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Environmental Justice in Canada

Environmental Justice in Canada Local Environment Vol. 12, No. 6, 557–563, December 2007 INTRODUCTION RANDOLPH HALUZA-DELAY King’s University College, Edmonton, AB, Canada There’s an elephant in the room, former Canadian prime minister Pierre Trudeau used to say of the economic, cultural, political (and military) jugger- naut south of the border. Sharing a continent and similarities of culture and history with the behemoth, when the United States stirs, Canadians are affected. The heft of the United States is no less when it comes to academic scholarship. Take ‘environmental justice’. The movement, research and con- ceptualization that became labelled as ‘environmental justice’ began some three decades ago in the United States. However, while it has spread around the world, there has only recently begun to be an analysis of the differ- ent national contexts in which social and environmental dimensions intersect to create environmental injustices. In Canada, there is no discernible ‘environmental justice’ movement, and environmental justice research is limited. Numerous differences with the United States mean that American environmental justice research may not be useful in understanding intersections of justice and the environment in the Canadian context. These differences include urban geography, racial dynamics, the history of resource development, multiculturalism, social movements and social http://www.deepdyve.com/assets/images/DeepDyve-Logo-lg.png Local Environment Taylor & Francis

Environmental Justice in Canada

Local Environment , Volume 12 (6): 8 – Dec 1, 2007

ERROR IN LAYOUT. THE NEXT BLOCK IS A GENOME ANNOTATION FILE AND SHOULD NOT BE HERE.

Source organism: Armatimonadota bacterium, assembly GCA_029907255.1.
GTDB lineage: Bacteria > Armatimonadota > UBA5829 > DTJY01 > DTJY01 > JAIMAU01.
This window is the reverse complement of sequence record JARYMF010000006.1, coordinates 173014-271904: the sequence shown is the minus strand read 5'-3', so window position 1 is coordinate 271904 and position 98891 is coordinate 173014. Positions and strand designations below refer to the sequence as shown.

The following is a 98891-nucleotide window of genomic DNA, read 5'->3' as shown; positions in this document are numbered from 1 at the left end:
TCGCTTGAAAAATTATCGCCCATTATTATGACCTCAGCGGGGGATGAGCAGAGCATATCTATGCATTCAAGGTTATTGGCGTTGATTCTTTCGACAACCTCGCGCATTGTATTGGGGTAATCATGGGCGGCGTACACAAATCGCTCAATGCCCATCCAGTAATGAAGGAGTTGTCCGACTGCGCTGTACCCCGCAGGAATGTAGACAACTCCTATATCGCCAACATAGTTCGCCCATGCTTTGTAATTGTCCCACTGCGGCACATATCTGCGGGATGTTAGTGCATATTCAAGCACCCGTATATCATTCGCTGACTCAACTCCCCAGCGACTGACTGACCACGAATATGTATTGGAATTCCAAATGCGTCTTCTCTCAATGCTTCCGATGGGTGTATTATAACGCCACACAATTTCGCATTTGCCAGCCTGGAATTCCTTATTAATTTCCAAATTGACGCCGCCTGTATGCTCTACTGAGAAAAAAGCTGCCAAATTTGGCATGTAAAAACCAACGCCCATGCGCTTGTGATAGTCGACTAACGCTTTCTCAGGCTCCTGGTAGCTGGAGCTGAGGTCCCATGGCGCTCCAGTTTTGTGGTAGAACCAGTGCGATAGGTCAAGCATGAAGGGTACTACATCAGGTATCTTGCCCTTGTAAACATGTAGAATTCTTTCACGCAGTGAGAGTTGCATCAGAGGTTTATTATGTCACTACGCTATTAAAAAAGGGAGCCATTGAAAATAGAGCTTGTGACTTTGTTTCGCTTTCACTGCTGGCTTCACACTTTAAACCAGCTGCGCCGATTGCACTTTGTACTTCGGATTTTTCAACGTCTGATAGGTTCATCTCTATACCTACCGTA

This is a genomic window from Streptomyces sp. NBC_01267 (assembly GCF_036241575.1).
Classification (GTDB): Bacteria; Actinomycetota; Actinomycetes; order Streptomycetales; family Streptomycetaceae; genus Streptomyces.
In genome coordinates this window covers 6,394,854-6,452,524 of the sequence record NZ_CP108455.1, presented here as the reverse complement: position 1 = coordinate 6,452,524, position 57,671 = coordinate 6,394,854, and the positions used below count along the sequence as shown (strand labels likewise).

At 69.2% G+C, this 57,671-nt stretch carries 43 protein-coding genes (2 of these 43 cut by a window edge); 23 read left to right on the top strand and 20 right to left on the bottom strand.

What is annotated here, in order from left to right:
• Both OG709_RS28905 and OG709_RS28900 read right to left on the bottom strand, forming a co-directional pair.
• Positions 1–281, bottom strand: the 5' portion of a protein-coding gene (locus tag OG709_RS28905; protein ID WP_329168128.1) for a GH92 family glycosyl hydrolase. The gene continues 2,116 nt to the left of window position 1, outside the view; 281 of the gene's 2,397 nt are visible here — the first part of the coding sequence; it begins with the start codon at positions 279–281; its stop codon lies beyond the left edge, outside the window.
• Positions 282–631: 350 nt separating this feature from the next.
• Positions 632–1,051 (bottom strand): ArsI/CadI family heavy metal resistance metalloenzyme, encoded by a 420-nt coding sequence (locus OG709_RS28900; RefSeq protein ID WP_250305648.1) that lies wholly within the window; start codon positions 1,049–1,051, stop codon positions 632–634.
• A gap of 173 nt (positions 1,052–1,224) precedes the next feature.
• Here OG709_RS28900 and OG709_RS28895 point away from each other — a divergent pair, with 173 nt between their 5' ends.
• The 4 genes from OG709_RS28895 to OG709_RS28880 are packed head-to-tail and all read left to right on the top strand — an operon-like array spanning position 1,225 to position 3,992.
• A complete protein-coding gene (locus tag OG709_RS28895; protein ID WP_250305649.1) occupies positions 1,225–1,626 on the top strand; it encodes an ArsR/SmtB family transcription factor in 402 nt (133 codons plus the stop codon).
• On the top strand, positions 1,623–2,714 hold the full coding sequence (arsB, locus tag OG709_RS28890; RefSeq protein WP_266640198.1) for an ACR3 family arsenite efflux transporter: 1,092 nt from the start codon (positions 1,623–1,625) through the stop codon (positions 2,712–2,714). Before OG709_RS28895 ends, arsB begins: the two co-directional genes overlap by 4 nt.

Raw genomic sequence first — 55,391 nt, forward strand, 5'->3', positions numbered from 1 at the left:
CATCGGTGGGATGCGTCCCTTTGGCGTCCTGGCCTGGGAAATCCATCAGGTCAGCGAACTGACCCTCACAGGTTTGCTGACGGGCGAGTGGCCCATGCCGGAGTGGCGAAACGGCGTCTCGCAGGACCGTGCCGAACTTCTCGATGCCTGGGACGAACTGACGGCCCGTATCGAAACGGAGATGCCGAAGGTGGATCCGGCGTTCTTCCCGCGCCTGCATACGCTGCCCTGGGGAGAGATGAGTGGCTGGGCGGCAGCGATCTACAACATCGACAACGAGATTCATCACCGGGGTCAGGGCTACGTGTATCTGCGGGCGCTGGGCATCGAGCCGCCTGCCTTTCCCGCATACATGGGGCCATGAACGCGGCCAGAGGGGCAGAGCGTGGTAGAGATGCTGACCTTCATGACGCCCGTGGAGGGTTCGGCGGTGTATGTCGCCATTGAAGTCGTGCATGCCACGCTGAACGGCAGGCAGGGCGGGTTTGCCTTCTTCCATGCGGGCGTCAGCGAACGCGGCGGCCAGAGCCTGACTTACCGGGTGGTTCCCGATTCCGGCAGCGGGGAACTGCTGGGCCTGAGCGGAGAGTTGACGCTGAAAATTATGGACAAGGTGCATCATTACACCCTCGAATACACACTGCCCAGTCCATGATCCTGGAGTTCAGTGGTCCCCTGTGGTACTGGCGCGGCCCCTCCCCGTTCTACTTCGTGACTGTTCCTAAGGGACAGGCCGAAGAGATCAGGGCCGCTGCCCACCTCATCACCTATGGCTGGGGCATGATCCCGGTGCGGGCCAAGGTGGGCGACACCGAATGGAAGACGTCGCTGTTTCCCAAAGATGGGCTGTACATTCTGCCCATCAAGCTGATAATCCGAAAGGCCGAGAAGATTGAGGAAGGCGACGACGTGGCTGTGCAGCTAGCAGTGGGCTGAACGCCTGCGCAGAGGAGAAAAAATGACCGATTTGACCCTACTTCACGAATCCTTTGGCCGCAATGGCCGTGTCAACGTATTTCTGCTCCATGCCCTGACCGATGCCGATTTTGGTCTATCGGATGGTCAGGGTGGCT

7 pages

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References (39)

Publisher
Taylor & Francis
Copyright
Copyright Taylor & Francis Group, LLC
ISSN
1469-6711
eISSN
1354-9839
DOI
10.1080/13549830701657323
Publisher site
See Article on Publisher Site

Abstract

Local Environment Vol. 12, No. 6, 557–563, December 2007 INTRODUCTION RANDOLPH HALUZA-DELAY King’s University College, Edmonton, AB, Canada There’s an elephant in the room, former Canadian prime minister Pierre Trudeau used to say of the economic, cultural, political (and military) jugger- naut south of the border. Sharing a continent and similarities of culture and history with the behemoth, when the United States stirs, Canadians are affected. The heft of the United States is no less when it comes to academic scholarship. Take ‘environmental justice’. The movement, research and con- ceptualization that became labelled as ‘environmental justice’ began some three decades ago in the United States. However, while it has spread around the world, there has only recently begun to be an analysis of the differ- ent national contexts in which social and environmental dimensions intersect to create environmental injustices. In Canada, there is no discernible ‘environmental justice’ movement, and environmental justice research is limited. Numerous differences with the United States mean that American environmental justice research may not be useful in understanding intersections of justice and the environment in the Canadian context. These differences include urban geography, racial dynamics, the history of resource development, multiculturalism, social movements and social

Journal

Local EnvironmentTaylor & Francis

Published: Dec 1, 2007

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